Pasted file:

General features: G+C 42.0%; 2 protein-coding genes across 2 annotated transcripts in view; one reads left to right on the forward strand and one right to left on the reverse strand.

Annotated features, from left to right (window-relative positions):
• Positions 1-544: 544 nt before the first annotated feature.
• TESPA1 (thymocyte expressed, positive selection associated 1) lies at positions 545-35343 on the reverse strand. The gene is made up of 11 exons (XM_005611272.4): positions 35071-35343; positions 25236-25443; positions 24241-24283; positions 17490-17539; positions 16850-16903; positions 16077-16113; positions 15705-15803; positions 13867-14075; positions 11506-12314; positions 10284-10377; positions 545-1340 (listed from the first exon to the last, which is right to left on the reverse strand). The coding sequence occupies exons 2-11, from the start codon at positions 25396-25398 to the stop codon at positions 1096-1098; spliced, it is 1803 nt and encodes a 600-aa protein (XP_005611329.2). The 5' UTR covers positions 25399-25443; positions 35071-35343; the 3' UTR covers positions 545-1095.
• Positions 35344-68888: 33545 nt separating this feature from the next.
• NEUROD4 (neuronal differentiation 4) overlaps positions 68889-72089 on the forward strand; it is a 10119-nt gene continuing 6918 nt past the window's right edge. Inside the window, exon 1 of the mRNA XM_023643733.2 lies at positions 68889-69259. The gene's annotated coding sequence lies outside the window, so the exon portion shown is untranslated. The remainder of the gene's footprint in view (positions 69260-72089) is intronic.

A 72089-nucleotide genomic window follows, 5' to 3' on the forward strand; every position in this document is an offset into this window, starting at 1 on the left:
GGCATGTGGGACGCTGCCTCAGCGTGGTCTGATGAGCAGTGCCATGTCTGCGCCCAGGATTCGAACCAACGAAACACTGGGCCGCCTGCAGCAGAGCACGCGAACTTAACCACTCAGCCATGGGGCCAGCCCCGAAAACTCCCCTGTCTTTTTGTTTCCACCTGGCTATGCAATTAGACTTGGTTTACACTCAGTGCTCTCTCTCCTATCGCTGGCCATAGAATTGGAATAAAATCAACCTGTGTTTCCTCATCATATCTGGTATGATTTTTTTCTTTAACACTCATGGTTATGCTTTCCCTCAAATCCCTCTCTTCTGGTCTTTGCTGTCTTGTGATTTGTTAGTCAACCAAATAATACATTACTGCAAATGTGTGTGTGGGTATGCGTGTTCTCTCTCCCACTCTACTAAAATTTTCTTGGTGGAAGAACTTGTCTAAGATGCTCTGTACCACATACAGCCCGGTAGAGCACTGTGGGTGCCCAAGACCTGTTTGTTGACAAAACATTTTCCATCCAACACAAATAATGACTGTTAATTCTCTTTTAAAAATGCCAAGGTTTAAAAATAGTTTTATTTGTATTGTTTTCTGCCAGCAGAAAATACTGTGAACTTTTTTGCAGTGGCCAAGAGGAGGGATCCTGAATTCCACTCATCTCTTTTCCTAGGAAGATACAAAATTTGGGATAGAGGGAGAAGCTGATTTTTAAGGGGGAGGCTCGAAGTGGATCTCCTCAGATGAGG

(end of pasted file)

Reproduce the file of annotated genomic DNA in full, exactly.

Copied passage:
General features: G+C 42.0%; 2 protein-coding genes across 2 annotated transcripts in view; one reads left to right on the forward strand and one right to left on the reverse strand.

Annotated features, from left to right (window-relative positions):
• Positions 1-544: 544 nt before the first annotated feature.
• TESPA1 (thymocyte expressed, positive selection associated 1) lies at positions 545-35343 on the reverse strand. The gene is made up of 11 exons (XM_005611272.4): positions 35071-35343; positions 25236-25443; positions 24241-24283; positions 17490-17539; positions 16850-16903; positions 16077-16113; positions 15705-15803; positions 13867-14075; positions 11506-12314; positions 10284-10377; positions 545-1340 (listed from the first exon to the last, which is right to left on the reverse strand). The coding sequence occupies exons 2-11, from the start codon at positions 25396-25398 to the stop codon at positions 1096-1098; spliced, it is 1803 nt and encodes a 600-aa protein (XP_005611329.2). The 5' UTR covers positions 25399-25443; positions 35071-35343; the 3' UTR covers positions 545-1095.
• Positions 35344-68888: 33545 nt separating this feature from the next.
• NEUROD4 (neuronal differentiation 4) overlaps positions 68889-72089 on the forward strand; it is a 10119-nt gene continuing 6918 nt past the window's right edge. Inside the window, exon 1 of the mRNA XM_023643733.2 lies at positions 68889-69259. The gene's annotated coding sequence lies outside the window, so the exon portion shown is untranslated. The remainder of the gene's footprint in view (positions 69260-72089) is intronic.

A 72089-nucleotide genomic window follows, 5' to 3' on the forward strand; every position in this document is an offset into this window, starting at 1 on the left:
GGCATGTGGGACGCTGCCTCAGCGTGGTCTGATGAGCAGTGCCATGTCTGCGCCCAGGATTCGAACCAACGAAACACTGGGCCGCCTGCAGCAGAGCACGCGAACTTAACCACTCAGCCATGGGGCCAGCCCCGAAAACTCCCCTGTCTTTTTGTTTCCACCTGGCTATGCAATTAGACTTGGTTTACACTCAGTGCTCTCTCTCCTATCGCTGGCCATAGAATTGGAATAAAATCAACCTGTGTTTCCTCATCATATCTGGTATGATTTTTTTCTTTAACACTCATGGTTATGCTTTCCCTCAAATCCCTCTCTTCTGGTCTTTGCTGTCTTGTGATTTGTTAGTCAACCAAATAATACATTACTGCAAATGTGTGTGTGGGTATGCGTGTTCTCTCTCCCACTCTACTAAAATTTTCTTGGTGGAAGAACTTGTCTAAGATGCTCTGTACCACATACAGCCCGGTAGAGCACTGTGGGTGCCCAAGACCTGTTTGTTGACAAAACATTTTCCATCCAACACAAATAATGACTGTTAATTCTCTTTTAAAAATGCCAAGGTTTAAAAATAGTTTTATTTGTATTGTTTTCTGCCAGCAGAAAATACTGTGAACTTTTTTGCAGTGGCCAAGAGGAGGGATCCTGAATTCCACTCATCTCTTTTCCTAGGAAGATACAAAATTTGGGATAGAGGGAGAAGCTGATTTTTAAGGGGGAGGCTCGAAGTGGATCTCCTCAGATGAGG